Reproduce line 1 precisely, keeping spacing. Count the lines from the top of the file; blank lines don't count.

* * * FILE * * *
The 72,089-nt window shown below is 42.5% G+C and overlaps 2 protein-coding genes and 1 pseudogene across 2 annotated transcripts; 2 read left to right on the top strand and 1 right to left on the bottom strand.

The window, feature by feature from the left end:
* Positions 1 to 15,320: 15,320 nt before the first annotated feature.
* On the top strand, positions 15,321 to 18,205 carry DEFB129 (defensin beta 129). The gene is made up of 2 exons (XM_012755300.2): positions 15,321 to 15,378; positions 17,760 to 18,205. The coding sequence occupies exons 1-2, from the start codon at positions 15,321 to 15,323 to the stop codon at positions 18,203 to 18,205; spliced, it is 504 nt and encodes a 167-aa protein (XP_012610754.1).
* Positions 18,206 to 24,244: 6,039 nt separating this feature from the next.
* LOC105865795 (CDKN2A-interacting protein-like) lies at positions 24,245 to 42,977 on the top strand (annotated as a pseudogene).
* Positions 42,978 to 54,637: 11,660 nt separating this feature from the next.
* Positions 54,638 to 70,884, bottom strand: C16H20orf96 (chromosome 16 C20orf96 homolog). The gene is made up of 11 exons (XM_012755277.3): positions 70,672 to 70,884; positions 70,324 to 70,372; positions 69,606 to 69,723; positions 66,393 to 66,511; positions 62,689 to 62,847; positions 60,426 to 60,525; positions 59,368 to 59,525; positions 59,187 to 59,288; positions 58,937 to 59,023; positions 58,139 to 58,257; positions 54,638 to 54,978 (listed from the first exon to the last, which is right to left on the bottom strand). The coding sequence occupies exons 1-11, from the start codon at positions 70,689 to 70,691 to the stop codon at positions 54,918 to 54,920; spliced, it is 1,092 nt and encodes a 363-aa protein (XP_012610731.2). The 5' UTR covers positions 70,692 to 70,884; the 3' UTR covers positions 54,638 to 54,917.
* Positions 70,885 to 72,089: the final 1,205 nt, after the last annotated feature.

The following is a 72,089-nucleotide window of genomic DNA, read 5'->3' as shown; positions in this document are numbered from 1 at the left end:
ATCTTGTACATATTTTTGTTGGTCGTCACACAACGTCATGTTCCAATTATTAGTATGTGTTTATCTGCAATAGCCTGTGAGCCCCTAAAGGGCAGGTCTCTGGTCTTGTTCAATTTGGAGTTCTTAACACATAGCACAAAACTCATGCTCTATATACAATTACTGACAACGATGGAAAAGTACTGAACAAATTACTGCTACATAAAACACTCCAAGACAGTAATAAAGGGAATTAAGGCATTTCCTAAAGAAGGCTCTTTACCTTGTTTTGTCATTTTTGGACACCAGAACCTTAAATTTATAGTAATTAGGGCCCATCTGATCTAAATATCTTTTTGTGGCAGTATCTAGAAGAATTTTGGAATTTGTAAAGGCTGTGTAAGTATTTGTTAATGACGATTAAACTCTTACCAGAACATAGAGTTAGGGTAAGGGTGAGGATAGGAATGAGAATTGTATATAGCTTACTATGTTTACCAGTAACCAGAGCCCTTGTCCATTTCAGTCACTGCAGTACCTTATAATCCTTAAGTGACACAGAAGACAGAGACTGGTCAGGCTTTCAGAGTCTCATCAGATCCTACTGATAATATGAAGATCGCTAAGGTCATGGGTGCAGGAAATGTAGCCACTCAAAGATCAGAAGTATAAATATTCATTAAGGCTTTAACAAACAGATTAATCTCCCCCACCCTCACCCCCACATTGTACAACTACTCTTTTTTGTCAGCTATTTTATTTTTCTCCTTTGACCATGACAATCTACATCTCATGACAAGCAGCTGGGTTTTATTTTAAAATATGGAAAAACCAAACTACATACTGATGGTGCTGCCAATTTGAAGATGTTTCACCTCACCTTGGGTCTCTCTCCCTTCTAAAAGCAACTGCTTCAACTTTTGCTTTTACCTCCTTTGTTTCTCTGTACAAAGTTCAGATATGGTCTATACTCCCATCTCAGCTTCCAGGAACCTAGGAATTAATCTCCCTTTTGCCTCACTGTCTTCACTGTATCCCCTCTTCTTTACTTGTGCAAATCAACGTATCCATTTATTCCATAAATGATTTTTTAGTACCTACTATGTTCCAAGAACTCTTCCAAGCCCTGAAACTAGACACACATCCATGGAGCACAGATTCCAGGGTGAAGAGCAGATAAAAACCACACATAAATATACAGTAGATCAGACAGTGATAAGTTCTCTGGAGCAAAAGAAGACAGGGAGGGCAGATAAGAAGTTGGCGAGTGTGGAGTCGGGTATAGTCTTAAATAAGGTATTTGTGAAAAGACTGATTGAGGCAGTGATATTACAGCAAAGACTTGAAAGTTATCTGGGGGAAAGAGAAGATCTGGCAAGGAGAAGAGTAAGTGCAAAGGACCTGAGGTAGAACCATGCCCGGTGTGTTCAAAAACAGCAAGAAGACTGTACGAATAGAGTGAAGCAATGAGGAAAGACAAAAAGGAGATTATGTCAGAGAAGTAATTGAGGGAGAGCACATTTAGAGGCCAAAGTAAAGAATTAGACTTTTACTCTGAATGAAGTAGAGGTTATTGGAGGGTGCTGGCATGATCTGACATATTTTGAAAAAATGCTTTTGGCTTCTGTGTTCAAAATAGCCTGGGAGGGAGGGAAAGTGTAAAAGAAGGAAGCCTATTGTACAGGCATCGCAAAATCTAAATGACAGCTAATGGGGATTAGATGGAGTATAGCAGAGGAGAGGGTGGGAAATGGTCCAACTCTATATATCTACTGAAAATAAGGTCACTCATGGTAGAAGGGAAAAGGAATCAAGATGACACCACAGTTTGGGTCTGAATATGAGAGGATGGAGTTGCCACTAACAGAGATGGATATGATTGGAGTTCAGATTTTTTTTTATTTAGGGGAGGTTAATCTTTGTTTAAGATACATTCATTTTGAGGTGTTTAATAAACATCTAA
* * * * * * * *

The 72,089-nt window shown below is 42.5% G+C and overlaps 2 protein-coding genes and 1 pseudogene across 2 annotated transcripts; 2 read left to right on the top strand and 1 right to left on the bottom strand.